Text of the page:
As a valuation professional, explaining what value is and how you get to it, is sometimes a challenge. There are so many transactions in the market, especially at the early stages, that concepts have to be simplified to be able to negotiate quickly and effectively. The valuation then becomes a value that you agree on that is closely linked to the future fundraising or exit process: sometimes, as a startup, you just try to avoid a downround, or as an investor, you avoid taking too many shares in order to facilitate future transactions.
Valuation of seed stage startups, especially, are typically valued according to this concept, and are especially valued higher in active VC markets where liquidity is higher and where investors, in some cases, are more experienced about valuation trends. However, that’s not necessarily the value that you created as a founder, it mostly depends on your future potential: if you don’t have a ready product and your startup has been valued at $2 million, it’s highly unlikely that someone will acquire your company then for $2 million, but you may be able to give away 10-15% of shares for $250,000. That’s because the investor probably has the knowledge and experience to monetise the investment through a startup investment portfolio, and by pushing for an exit. An acquiror might not be able to manage or monetise a seed-stage investment: at that point in time, the value of what you created so far is likely close to $0. As you can see, your value depends on your potential, and your potential is also influenced by your financing roadmap and the shareholders’ involvement. There are many scenarios where you can make this argument, which leads to investors overpaying or underpaying for an investment. As an investor, whether you want it or not, you are part of the story.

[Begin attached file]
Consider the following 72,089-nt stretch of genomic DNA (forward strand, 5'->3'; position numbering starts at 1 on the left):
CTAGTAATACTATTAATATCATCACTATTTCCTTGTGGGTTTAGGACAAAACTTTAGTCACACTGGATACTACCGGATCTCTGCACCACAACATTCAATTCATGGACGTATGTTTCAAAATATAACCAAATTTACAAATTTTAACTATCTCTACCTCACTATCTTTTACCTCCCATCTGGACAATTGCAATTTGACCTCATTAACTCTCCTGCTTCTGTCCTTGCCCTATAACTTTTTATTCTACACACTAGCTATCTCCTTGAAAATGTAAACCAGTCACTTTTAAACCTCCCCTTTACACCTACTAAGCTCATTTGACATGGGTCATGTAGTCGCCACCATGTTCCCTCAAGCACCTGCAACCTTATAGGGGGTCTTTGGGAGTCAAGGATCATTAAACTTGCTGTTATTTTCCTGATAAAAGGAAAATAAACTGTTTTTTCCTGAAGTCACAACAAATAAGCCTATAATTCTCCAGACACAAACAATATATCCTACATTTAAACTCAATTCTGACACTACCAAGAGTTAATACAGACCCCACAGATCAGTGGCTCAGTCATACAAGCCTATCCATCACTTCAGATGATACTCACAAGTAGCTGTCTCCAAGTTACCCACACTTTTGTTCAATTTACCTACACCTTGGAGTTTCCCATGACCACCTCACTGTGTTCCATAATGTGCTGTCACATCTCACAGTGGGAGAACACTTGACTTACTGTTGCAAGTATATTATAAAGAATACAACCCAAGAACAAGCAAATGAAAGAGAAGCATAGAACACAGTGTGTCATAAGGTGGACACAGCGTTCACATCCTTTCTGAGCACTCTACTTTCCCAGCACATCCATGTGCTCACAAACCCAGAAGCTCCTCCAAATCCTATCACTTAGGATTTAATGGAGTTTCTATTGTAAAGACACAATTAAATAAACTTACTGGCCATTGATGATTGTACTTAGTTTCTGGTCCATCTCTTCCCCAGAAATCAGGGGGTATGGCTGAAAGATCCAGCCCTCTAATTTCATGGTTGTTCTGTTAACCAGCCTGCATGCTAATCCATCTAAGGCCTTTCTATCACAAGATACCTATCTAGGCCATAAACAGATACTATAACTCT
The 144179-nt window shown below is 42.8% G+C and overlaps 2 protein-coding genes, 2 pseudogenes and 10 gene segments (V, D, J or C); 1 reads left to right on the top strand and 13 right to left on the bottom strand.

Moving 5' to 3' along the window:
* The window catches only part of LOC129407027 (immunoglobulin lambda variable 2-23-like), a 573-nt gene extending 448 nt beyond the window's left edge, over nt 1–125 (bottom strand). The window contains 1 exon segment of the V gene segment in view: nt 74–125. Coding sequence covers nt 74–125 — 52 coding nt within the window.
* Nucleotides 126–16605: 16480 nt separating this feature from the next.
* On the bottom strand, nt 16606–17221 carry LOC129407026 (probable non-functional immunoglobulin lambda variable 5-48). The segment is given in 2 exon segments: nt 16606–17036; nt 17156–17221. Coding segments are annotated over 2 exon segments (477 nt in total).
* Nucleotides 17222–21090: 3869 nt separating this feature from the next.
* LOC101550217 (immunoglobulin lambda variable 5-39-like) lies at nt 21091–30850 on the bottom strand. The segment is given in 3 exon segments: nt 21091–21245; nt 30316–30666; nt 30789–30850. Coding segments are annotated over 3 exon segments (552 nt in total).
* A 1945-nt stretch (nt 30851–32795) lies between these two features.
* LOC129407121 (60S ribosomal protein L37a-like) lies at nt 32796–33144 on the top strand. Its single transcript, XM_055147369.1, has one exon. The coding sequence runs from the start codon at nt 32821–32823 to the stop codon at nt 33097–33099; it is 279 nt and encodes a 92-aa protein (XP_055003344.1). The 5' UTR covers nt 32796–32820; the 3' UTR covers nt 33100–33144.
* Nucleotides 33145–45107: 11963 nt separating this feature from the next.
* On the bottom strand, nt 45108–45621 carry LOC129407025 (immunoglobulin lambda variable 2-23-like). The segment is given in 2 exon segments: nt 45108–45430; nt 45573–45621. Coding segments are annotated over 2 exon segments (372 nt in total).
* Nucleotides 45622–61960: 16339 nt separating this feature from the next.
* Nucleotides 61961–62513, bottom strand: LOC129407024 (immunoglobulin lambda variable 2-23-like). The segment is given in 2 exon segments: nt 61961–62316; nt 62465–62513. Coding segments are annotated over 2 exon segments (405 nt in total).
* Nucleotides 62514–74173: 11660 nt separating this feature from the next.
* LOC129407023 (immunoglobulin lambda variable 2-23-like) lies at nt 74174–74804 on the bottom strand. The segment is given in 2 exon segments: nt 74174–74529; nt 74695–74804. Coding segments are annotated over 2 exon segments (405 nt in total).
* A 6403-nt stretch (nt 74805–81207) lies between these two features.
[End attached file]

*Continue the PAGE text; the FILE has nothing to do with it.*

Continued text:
For example, when valuing startup holdings in an investor portfolio, I notice that different investors have different rights attached to the shares, and some may have more influence thanks to a board seat. When valuing a startup, you typically take into account the scenario of an upcoming fundraising. So let’s say that the startup is likely to reach a post-money valuation of $ 10 million during the new transaction. As an existing investor, let’s say that you have 10% of that company in your portfolio: it’s unlikely that your holding is valued at $ 1 million. The International Private Equity and Venture Capital Association indicates that a startup holding should ideally be valued at the Price of Recent Investment, but in many circumstances you can adjust this method or use different methods, and in many cases these circumstances are present. First, your shares will be diluted at the next round, possibly through multiple fundraising rounds, and if the new investors have additional rights, for example they may be a corporate that may dilute the value by absorbing the company know-how, they may have different preference rights, and so on. The value of the holding may even be higher if the new investor got a cheap deal and there is a likely exit event in sight. What really matters is how much you will get in an exit or other liquidity event out of your holding, when, and what’s the current risk attached to it. Knowing the exact value now for an illiquid investment may only be needed for your accounts, but there are many situations where a different value than the market value should be considered.